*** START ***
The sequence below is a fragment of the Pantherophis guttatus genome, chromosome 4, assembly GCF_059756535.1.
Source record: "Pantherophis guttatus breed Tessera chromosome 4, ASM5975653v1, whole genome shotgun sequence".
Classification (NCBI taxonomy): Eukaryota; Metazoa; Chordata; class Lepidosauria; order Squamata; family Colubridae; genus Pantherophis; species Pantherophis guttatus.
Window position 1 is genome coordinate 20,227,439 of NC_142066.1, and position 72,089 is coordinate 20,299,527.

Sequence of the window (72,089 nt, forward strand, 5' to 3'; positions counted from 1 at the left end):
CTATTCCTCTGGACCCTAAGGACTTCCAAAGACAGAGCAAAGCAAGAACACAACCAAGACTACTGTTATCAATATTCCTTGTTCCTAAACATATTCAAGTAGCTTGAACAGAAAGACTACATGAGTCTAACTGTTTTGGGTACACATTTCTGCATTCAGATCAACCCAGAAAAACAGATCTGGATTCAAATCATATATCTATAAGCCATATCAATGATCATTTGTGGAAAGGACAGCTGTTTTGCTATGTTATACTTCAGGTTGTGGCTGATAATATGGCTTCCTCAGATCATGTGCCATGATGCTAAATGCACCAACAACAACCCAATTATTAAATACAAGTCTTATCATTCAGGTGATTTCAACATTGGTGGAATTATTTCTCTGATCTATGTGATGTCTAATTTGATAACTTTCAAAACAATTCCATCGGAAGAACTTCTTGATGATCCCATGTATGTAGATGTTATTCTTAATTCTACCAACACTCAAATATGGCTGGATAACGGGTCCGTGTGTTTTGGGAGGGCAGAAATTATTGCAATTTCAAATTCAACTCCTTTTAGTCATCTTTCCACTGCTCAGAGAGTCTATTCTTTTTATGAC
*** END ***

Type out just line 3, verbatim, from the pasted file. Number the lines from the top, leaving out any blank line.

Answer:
Classification (NCBI taxonomy): Eukaryota; Metazoa; Chordata; class Lepidosauria; order Squamata; family Colubridae; genus Pantherophis; species Pantherophis guttatus.